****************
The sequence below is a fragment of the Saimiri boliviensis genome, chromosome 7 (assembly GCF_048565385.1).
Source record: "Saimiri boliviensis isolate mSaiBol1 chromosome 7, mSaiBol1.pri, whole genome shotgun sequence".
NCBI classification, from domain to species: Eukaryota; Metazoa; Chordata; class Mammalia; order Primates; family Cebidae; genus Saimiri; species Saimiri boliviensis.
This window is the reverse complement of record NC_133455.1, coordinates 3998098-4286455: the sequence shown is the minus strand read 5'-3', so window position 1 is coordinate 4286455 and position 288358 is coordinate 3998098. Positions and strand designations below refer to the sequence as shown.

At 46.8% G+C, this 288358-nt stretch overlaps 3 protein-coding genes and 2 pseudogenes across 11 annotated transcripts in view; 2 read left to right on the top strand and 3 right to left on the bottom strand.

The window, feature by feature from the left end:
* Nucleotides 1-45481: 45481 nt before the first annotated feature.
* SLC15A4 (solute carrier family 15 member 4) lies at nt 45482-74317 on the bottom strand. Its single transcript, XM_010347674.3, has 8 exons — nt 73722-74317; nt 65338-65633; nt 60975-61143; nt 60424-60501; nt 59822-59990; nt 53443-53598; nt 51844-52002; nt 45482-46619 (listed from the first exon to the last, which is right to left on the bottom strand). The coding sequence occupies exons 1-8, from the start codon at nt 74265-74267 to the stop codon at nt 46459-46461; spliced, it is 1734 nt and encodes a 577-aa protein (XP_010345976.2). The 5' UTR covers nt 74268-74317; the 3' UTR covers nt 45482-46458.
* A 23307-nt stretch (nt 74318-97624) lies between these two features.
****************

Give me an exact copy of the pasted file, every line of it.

The sequence below is a fragment of the Saimiri boliviensis genome, chromosome 7 (assembly GCF_048565385.1).
Source record: "Saimiri boliviensis isolate mSaiBol1 chromosome 7, mSaiBol1.pri, whole genome shotgun sequence".
NCBI classification, from domain to species: Eukaryota; Metazoa; Chordata; class Mammalia; order Primates; family Cebidae; genus Saimiri; species Saimiri boliviensis.
This window is the reverse complement of record NC_133455.1, coordinates 3998098-4286455: the sequence shown is the minus strand read 5'-3', so window position 1 is coordinate 4286455 and position 288358 is coordinate 3998098. Positions and strand designations below refer to the sequence as shown.

At 46.8% G+C, this 288358-nt stretch overlaps 3 protein-coding genes and 2 pseudogenes across 11 annotated transcripts in view; 2 read left to right on the top strand and 3 right to left on the bottom strand.

The window, feature by feature from the left end:
* Nucleotides 1-45481: 45481 nt before the first annotated feature.
* SLC15A4 (solute carrier family 15 member 4) lies at nt 45482-74317 on the bottom strand. Its single transcript, XM_010347674.3, has 8 exons — nt 73722-74317; nt 65338-65633; nt 60975-61143; nt 60424-60501; nt 59822-59990; nt 53443-53598; nt 51844-52002; nt 45482-46619 (listed from the first exon to the last, which is right to left on the bottom strand). The coding sequence occupies exons 1-8, from the start codon at nt 74265-74267 to the stop codon at nt 46459-46461; spliced, it is 1734 nt and encodes a 577-aa protein (XP_010345976.2). The 5' UTR covers nt 74268-74317; the 3' UTR covers nt 45482-46458.
* A 23307-nt stretch (nt 74318-97624) lies between these two features.